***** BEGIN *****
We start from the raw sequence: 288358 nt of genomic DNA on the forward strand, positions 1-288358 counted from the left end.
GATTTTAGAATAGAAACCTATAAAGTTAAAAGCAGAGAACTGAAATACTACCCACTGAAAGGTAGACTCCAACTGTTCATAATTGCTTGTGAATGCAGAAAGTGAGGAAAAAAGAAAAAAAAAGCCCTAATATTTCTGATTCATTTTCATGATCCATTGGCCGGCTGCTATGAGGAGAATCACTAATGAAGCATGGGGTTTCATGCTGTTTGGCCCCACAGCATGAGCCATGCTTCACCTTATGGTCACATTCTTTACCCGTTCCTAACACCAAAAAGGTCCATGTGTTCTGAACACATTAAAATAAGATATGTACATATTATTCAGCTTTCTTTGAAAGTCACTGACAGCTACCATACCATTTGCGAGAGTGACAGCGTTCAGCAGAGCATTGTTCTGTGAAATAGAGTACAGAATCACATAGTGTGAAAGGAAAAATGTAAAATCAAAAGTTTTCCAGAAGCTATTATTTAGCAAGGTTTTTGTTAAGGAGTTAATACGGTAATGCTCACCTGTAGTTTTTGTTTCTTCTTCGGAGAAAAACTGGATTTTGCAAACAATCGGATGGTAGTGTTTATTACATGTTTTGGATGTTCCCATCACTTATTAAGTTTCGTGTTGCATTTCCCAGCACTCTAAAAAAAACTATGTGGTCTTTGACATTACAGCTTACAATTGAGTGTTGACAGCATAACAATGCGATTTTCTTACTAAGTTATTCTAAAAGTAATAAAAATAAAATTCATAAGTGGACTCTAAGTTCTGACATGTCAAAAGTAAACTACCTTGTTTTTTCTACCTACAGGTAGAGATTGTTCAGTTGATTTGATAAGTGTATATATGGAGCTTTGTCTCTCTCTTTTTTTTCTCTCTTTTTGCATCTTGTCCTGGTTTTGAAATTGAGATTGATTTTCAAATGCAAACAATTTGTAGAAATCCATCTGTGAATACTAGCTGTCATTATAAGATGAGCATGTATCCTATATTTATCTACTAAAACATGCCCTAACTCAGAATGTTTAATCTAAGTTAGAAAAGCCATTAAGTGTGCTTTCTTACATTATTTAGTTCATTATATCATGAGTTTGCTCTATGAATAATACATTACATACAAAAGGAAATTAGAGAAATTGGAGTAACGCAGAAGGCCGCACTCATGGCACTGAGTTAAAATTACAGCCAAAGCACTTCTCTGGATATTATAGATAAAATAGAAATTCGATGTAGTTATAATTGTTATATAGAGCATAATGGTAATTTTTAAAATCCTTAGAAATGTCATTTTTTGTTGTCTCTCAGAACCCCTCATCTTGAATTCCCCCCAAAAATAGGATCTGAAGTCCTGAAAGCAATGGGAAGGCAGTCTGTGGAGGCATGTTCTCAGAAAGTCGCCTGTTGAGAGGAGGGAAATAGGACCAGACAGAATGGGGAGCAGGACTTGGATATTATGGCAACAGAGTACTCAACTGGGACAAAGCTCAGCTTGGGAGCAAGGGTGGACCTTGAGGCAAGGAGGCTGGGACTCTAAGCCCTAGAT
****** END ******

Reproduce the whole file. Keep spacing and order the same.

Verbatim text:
We start from the raw sequence: 288358 nt of genomic DNA on the forward strand, positions 1-288358 counted from the left end.
GATTTTAGAATAGAAACCTATAAAGTTAAAAGCAGAGAACTGAAATACTACCCACTGAAAGGTAGACTCCAACTGTTCATAATTGCTTGTGAATGCAGAAAGTGAGGAAAAAAGAAAAAAAAAGCCCTAATATTTCTGATTCATTTTCATGATCCATTGGCCGGCTGCTATGAGGAGAATCACTAATGAAGCATGGGGTTTCATGCTGTTTGGCCCCACAGCATGAGCCATGCTTCACCTTATGGTCACATTCTTTACCCGTTCCTAACACCAAAAAGGTCCATGTGTTCTGAACACATTAAAATAAGATATGTACATATTATTCAGCTTTCTTTGAAAGTCACTGACAGCTACCATACCATTTGCGAGAGTGACAGCGTTCAGCAGAGCATTGTTCTGTGAAATAGAGTACAGAATCACATAGTGTGAAAGGAAAAATGTAAAATCAAAAGTTTTCCAGAAGCTATTATTTAGCAAGGTTTTTGTTAAGGAGTTAATACGGTAATGCTCACCTGTAGTTTTTGTTTCTTCTTCGGAGAAAAACTGGATTTTGCAAACAATCGGATGGTAGTGTTTATTACATGTTTTGGATGTTCCCATCACTTATTAAGTTTCGTGTTGCATTTCCCAGCACTCTAAAAAAAACTATGTGGTCTTTGACATTACAGCTTACAATTGAGTGTTGACAGCATAACAATGCGATTTTCTTACTAAGTTATTCTAAAAGTAATAAAAATAAAATTCATAAGTGGACTCTAAGTTCTGACATGTCAAAAGTAAACTACCTTGTTTTTTCTACCTACAGGTAGAGATTGTTCAGTTGATTTGATAAGTGTATATATGGAGCTTTGTCTCTCTCTTTTTTTTCTCTCTTTTTGCATCTTGTCCTGGTTTTGAAATTGAGATTGATTTTCAAATGCAAACAATTTGTAGAAATCCATCTGTGAATACTAGCTGTCATTATAAGATGAGCATGTATCCTATATTTATCTACTAAAACATGCCCTAACTCAGAATGTTTAATCTAAGTTAGAAAAGCCATTAAGTGTGCTTTCTTACATTATTTAGTTCATTATATCATGAGTTTGCTCTATGAATAATACATTACATACAAAAGGAAATTAGAGAAATTGGAGTAACGCAGAAGGCCGCACTCATGGCACTGAGTTAAAATTACAGCCAAAGCACTTCTCTGGATATTATAGATAAAATAGAAATTCGATGTAGTTATAATTGTTATATAGAGCATAATGGTAATTTTTAAAATCCTTAGAAATGTCATTTTTTGTTGTCTCTCAGAACCCCTCATCTTGAATTCCCCCCAAAAATAGGATCTGAAGTCCTGAAAGCAATGGGAAGGCAGTCTGTGGAGGCATGTTCTCAGAAAGTCGCCTGTTGAGAGGAGGGAAATAGGACCAGACAGAATGGGGAGCAGGACTTGGATATTATGGCAACAGAGTACTCAACTGGGACAAAGCTCAGCTTGGGAGCAAGGGTGGACCTTGAGGCAAGGAGGCTGGGACTCTAAGCCCTAGAT